Being a “royal” regimental the colour of the Royal Irish Fusiliers blue, The King’s Colour was of course the Union Flag, The design for the King’s Colour was standard throughout the line regiments, The only difference being the inscription on the outer circle. However the Royal Irish Fusiliers were slightly different as they had a royal title (Princess Victoria’s). So the inscription on the outer circle read “The Royal Irish Fusiliers” and the inner circle read horizontally “Princess Victoria’s.” The battalion number in cases like this was in the canton. Battle honours were borne on scrolls embroidered on the St George’s Cross.
Sam's Flags: Development & History Of Irish Flags Pt16: Armyrats © Military Flags ...The detail of the regimental colour as was standard bore the regiment’s insignia on a red circle in the centre. The regiment’s badge on the colours was badge of the prince of Wales. (three ostrich feathers coming out of a medieval crown with the motto “Ich Dien” meaning I Serve) This reflected the connection to Victoria (who was Princess of Wales when the title was given to the regiment).
The text around the badge read “Princess Victoria’s Royal Irish Fusiliers.” This was surrounded by the standard union wreath ant the Egypt Battle honour below it. Around that was a wreath bearing the other battle honours. In the canton was an antique crown below which was the battalion number, In the second corner was an eagle, symbolising the french standard which there antecedent regiment (87th Foot) captured during the Napoleonic wars. The third corner had a crowned harp, and the fourth another antique crown. On the last set of colours this was replaced with state crown. These colours were presented to both battalions of the regiment by the Duke of Gloucester in March 1937, and was recorded by the news cameras and be viewed here[4]. These colours were carried until 1968 when the regiment was amalgamated into the Royal Irish Rangers.

Royal Irish Rangers (27th (Inniskilling) 83rd &87th)

The two Irish Line infantry regiments and the Royal Ulster Rifles (who didn’t have colours) were amalgamated in 1968 to form the Royal Irish Rangers. This new regiment tool much of the traditions of its three forerunners and combined them into something quite unique in terms of uniform, drill and music, following both the fusilier and rifles traditions. Fortunately for us they did not follow the rifles traditions of not having colours. Each battalion of the Royal Irish Rangers carried colours.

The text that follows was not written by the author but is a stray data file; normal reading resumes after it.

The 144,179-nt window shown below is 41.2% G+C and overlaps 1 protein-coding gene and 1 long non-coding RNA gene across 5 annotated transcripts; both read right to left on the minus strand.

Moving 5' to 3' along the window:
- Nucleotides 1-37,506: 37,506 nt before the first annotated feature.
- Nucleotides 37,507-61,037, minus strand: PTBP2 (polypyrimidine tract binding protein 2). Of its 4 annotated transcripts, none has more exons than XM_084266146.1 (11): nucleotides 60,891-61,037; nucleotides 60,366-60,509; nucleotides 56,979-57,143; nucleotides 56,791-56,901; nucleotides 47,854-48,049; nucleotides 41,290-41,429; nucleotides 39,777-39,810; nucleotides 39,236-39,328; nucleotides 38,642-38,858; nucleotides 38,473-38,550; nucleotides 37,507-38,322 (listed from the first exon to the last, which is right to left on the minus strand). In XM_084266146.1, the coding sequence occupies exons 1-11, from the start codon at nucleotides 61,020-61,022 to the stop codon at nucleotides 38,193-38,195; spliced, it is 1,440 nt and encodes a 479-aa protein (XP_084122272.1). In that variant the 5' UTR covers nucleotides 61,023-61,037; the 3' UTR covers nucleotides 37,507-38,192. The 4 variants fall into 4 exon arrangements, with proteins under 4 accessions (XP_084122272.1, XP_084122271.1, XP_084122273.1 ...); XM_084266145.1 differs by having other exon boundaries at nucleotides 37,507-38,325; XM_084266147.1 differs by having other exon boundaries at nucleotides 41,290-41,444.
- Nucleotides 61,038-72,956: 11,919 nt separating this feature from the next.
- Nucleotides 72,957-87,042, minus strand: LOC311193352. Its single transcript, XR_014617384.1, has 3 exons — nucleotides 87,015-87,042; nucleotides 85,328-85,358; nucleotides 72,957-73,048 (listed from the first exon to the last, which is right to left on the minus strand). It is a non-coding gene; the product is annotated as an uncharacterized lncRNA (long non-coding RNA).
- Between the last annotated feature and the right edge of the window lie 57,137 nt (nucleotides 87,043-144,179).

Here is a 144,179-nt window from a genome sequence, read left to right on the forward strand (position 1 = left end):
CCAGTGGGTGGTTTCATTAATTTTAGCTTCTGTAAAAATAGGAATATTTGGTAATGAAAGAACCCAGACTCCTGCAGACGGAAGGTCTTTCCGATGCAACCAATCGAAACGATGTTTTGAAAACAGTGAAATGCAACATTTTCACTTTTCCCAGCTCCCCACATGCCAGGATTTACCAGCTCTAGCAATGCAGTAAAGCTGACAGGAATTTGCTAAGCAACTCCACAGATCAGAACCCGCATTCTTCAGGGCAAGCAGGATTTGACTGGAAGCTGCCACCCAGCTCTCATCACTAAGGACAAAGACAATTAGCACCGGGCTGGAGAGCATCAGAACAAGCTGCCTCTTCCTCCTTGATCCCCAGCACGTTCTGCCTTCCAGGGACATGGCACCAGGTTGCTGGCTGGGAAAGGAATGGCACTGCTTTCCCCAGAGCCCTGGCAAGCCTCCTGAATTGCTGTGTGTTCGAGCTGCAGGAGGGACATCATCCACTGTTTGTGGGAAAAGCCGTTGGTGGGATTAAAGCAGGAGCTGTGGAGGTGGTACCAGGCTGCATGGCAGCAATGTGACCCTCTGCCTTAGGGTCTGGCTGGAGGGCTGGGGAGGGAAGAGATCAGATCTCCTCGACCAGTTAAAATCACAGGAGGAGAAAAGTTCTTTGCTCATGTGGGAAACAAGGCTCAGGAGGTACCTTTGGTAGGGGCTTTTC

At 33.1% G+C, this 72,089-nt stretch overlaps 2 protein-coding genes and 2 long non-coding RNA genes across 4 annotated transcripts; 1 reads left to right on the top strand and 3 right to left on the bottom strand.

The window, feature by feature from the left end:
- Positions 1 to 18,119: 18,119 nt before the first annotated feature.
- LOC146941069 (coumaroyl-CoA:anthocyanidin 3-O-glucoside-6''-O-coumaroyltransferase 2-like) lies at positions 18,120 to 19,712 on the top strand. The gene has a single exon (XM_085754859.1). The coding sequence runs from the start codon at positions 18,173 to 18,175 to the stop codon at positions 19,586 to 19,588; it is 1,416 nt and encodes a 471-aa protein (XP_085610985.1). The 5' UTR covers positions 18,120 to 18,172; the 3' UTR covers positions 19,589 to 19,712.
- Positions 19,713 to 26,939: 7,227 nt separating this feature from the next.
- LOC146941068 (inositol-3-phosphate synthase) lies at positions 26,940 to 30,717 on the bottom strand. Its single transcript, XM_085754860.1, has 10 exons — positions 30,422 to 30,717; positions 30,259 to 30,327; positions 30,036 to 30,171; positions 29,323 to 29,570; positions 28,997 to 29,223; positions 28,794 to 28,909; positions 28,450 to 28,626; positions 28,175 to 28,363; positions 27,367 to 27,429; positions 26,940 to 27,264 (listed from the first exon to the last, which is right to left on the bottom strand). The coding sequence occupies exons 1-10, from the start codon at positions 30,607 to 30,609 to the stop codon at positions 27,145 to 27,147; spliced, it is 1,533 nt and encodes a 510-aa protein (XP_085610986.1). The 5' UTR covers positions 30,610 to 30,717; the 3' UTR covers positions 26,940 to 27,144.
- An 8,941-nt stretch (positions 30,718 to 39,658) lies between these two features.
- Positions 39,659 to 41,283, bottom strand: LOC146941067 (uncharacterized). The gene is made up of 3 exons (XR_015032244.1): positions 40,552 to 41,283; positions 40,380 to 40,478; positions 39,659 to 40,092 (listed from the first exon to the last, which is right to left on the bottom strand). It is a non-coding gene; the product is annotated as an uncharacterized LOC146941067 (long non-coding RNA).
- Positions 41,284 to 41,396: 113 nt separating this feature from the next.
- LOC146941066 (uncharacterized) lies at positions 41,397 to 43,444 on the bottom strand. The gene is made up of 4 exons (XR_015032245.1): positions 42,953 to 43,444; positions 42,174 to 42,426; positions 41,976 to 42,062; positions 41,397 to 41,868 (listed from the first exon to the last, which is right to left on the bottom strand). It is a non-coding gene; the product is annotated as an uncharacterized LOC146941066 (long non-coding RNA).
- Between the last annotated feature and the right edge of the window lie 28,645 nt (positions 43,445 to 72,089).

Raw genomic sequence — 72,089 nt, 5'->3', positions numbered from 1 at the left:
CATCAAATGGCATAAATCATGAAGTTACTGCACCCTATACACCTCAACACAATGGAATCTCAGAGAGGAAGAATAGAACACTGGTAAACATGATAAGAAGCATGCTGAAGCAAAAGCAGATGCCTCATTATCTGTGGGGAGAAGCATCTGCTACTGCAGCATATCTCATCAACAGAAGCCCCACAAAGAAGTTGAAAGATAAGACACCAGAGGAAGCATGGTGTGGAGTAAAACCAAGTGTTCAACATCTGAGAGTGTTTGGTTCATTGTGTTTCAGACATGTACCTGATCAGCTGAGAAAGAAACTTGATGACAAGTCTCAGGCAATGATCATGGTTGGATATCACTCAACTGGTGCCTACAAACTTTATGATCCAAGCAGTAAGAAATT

The Queen’s colour was of course a Union Flag, It had the familiar circular design in the centre, with “Royal Irish Rangers” embroidered around on the outer circle, and the battalion number in roman numerals in the centre. This was topped by a St Edward’s Crown. The 1st and 2nd World War battle honours of the regiments ancestors were embroidered on the st George’s Cross.
The regimental colour was appropriately rifle green (the colour of the regiment’s No 1 dress uniform). It had the same design in the centre but with a silver made of Erin harp occupying the centre panel. This was surrounded by the wreath of British national flowers, topped with a crown. Interestingly the regiment’s motto did not appear below but the mottos of the Inniskilling Fusiliers; Nec Aspera Terrant (By difficulties undaunted), The Royal Ulster Rifles: Quis Separabit (Who shall separate us?) and the Irish Fusiliers: Faugh A Ballagh (old Irish meaning “Clear the Way”). The non World War Battle Honours (both pre 20th Century and Post WW2) were embroidered on this flag on a wreath. The canton had the battalion number in roman numerals. The corners bore badges of the Antecedent regiments, the first had the heraldic image of Enniskillen castle with the word “Inniskilling” above it, for the Royal Inniskilling Fusiliers. The second had a crowned harp with a bugle horn below it for the Ulster Rifles, and the bottom two both from the Irish Fusiliers were the captured French Eagle and crown, and a harp and crown.